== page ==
Neither of these paints is lightfast, meaning you should not expose them to direct light for very long or the colors may shift and/or fade. If you would like to preserve your art, you could coat it with a UV filtering finish, frame it with UV filtering glass/plexiglas, or just scan it and print it. They are perfect for use in a sketchbook since the book will be closed most of the time, protecting the paints from light.


Viviva Colorsheets: On Indiegogo the Viviva Colorsheets were selling for $15 (a 15% discount + shipping) but that option has sold out as of this writing. Currently available is the set of 2 for $27 (a 25% discount + shipping) and the Sketcher Set that includes 1 Viviva Colorsheets plus a water brush for $25 (a 15% discount + shipping), among other combinations.

Peerless: The base shipping fee starts at $2.95 for all US orders and at $13.80 for International. The Complete Edition of 15 colors sells for $15. Peerless also offers a travel palette that may be purchased full or empty. The full travel palette contains 78 colors for $60.00; the empty travel palette is $9.00. The color films in the full booklet look to be about 1 x 2 1/2 inches if the sheet dimensions are similar to the Complete Edition (this is just a guess from looking at their website photos). They include 6 clear acetate pages as partitions. The sturdy white pages come loose but may be bound with a metal clip when not in use.


Viviva Colorsheets include the following colors: Crimson, Deep Pink, Vermillion, Flesh, Chrome Yellow, Gold Ochre, Burnt Umber, Burnt Sienna, Light Green, Sap Green, Viridian, Peacock Blue, Persian Blue, Violet, Magenta, and Slate Black.

The Peerless Complete Edition contains Brilliant Yellow, Deep Yellow, Orange Yellow, Flesh Tint, Geranium Pink, Japonica Scarlet, Royal Crimson, Mahogany Brown, Sepia Brown, Light Green, Dark Green, Deep Blue, Sky Blue, Wistaria Violet, and Pearl Gray. There are 78 colors in the full range, which are sold in separate packs except for the full travel palette. See the Peerless website for other color options.

One thing to note is that within each set some colors are very similar to others. In the Viviva Colorsheets the following colors are similar: Peacock Blue and Persian Blue, Crimson and Deep Pink, and Flesh and Chrome Yellow (close on their heels is Gold Ochre). I also would like to see more difference between some of the other colors. For example, Burnt Umber and Burnt Sienna: I'd like Burnt Umber to be a darker brown than it is; Sap Green and Light Green: I'd like Light Green to lean more towards blue (cooler hue), like a grass green rather than a yellow green. The Persian Blue has too much of a green tint, making it almost match the Peacock Blue. Crimson is usually more orange - this version looks more like a Deep Pink than the actual Deep Pink. Flesh is probably the worst of the bunch - the orangey hue looks nothing like flesh, with the possible exception of one person. The Burnt Umber in its current state would make a better flesh tone.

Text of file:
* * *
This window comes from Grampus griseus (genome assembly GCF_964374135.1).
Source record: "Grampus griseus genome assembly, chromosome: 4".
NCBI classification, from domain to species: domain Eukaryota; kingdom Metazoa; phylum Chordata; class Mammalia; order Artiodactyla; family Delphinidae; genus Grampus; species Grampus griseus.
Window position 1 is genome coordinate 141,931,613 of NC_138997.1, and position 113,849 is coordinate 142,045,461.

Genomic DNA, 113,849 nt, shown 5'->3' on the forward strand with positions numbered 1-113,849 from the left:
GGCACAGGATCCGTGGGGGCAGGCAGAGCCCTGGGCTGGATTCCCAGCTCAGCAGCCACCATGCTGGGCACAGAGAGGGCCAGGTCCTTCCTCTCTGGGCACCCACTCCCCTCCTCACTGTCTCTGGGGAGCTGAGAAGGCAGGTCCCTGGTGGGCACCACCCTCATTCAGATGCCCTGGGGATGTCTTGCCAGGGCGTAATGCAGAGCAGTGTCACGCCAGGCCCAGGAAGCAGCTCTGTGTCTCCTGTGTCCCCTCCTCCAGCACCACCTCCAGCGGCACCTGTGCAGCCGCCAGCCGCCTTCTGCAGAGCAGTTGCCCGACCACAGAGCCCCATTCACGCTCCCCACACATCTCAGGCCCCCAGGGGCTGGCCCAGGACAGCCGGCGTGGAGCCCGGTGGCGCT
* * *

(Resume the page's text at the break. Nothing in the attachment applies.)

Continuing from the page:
In the Peerless Complete Edition, Orange Yellow and Flesh Tint are very close, with Deep Yellow not far behind. If you expand to the full set, there are many other similarities (too many to mention here); you really don't need all the colors.

Color Comparison Between Viviva and Peerless

In general, the Viviva colors are a bit more vivid than the Peerless. The following color comparisons are as close as I could get between the two paints. Disclaimer: I own 64 of the 78 Peerless colors; the below comparisons are closest to what I own. I put the Viviva color first then described how the Peerless compared.

All the sample images are in two rows with and four columns. The top rows are the Viviva colors; the bottom rows are the Peerless colors (although the left side has a swatch of Viviva for comparison - each is labeled). The columns, going from left to right, contain: the colors, the colors with salt added, a lift test, and finally a wet in wet test (these last three are discussed below in their own sections).

You may click an image to enlarge.

Crimson: Scarlet Lake looks closest while wet but once dry, the closest colors are Tea Rose Pink and Blush Rose Pink (a combo would probably come closer). The Crimson is more vivid.

Deep Pink: since Deep Pink is similar to Viviva's Crimson, the above applies here as well. This time I tested Blush Rose Pink. The Deep Pink is slightly brighter.

Vermillion: both Orange Yellow and Flesh Tint match pretty well but I used Flesh Tint for the test.

Flesh: Cadmium Yellow is a good match.

Chrome Yellow: Daffodil Yellow is a good match.

Gold Ochre: Golden Yellow is a good match.